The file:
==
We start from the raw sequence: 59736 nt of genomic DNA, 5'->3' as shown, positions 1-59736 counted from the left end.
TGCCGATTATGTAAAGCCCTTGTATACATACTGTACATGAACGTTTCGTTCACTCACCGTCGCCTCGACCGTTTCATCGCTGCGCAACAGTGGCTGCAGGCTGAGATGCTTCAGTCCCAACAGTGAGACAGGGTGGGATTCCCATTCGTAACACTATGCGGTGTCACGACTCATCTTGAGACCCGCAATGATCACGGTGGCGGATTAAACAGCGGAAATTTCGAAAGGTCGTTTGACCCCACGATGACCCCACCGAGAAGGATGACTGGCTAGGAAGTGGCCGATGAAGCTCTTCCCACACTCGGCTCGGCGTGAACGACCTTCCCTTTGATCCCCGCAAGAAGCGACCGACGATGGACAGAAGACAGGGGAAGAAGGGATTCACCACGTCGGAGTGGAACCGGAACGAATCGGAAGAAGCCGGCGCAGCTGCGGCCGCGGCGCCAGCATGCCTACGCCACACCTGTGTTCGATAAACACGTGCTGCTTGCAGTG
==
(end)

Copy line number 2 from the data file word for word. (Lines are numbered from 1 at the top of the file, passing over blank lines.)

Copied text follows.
TGCCGATTATGTAAAGCCCTTGTATACATACTGTACATGAACGTTTCGTTCACTCACCGTCGCCTCGACCGTTTCATCGCTGCGCAACAGTGGCTGCAGGCTGAGATGCTTCAGTCCCAACAGTGAGACAGGGTGGGATTCCCATTCGTAACACTATGCGGTGTCACGACTCATCTTGAGACCCGCAATGATCACGGTGGCGGATTAAACAGCGGAAATTTCGAAAGGTCGTTTGACCCCACGATGACCCCACCGAGAAGGATGACTGGCTAGGAAGTGGCCGATGAAGCTCTTCCCACACTCGGCTCGGCGTGAACGACCTTCCCTTTGATCCCCGCAAGAAGCGACCGACGATGGACAGAAGACAGGGGAAGAAGGGATTCACCACGTCGGAGTGGAACCGGAACGAATCGGAAGAAGCCGGCGCAGCTGCGGCCGCGGCGCCAGCATGCCTACGCCACACCTGTGTTCGATAAACACGTGCTGCTTGCAGTG